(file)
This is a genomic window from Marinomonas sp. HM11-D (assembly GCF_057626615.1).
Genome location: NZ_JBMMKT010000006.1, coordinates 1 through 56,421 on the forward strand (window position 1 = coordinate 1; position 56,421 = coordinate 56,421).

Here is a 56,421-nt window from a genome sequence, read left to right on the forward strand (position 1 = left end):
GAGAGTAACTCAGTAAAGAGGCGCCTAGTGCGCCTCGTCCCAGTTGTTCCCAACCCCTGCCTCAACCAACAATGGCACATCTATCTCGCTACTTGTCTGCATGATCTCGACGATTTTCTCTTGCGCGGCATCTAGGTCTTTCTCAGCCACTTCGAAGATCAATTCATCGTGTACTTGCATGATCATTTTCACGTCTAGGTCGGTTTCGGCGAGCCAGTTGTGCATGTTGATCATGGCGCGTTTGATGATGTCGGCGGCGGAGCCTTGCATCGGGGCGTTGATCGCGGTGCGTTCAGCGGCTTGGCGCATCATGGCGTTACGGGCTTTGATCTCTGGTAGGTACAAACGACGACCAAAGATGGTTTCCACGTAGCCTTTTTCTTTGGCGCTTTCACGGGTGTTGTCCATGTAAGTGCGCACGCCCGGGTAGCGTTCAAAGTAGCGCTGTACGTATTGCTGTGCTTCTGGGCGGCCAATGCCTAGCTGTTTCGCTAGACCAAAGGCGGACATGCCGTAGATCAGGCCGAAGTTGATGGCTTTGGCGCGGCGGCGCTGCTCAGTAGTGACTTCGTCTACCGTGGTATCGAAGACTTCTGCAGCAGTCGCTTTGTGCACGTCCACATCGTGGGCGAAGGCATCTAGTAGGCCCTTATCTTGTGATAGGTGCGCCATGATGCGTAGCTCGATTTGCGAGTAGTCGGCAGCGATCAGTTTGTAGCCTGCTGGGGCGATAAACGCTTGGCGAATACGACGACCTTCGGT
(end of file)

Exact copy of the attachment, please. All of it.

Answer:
This is a genomic window from Marinomonas sp. HM11-D (assembly GCF_057626615.1).
Genome location: NZ_JBMMKT010000006.1, coordinates 1 through 56,421 on the forward strand (window position 1 = coordinate 1; position 56,421 = coordinate 56,421).

Here is a 56,421-nt window from a genome sequence, read left to right on the forward strand (position 1 = left end):
GAGAGTAACTCAGTAAAGAGGCGCCTAGTGCGCCTCGTCCCAGTTGTTCCCAACCCCTGCCTCAACCAACAATGGCACATCTATCTCGCTACTTGTCTGCATGATCTCGACGATTTTCTCTTGCGCGGCATCTAGGTCTTTCTCAGCCACTTCGAAGATCAATTCATCGTGTACTTGCATGATCATTTTCACGTCTAGGTCGGTTTCGGCGAGCCAGTTGTGCATGTTGATCATGGCGCGTTTGATGATGTCGGCGGCGGAGCCTTGCATCGGGGCGTTGATCGCGGTGCGTTCAGCGGCTTGGCGCATCATGGCGTTACGGGCTTTGATCTCTGGTAGGTACAAACGACGACCAAAGATGGTTTCCACGTAGCCTTTTTCTTTGGCGCTTTCACGGGTGTTGTCCATGTAAGTGCGCACGCCCGGGTAGCGTTCAAAGTAGCGCTGTACGTATTGCTGTGCTTCTGGGCGGCCAATGCCTAGCTGTTTCGCTAGACCAAAGGCGGACATGCCGTAGATCAGGCCGAAGTTGATGGCTTTGGCGCGGCGGCGCTGCTCAGTAGTGACTTCGTCTACCGTGGTATCGAAGACTTCTGCAGCAGTCGCTTTGTGCACGTCCACATCGTGGGCGAAGGCATCTAGTAGGCCCTTATCTTGTGATAGGTGCGCCATGATGCGTAGCTCGATTTGCGAGTAGTCGGCAGCGATCAGTTTGTAGCCTGCTGGGGCGATAAACGCTTGGCGAATACGACGACCTTCGGT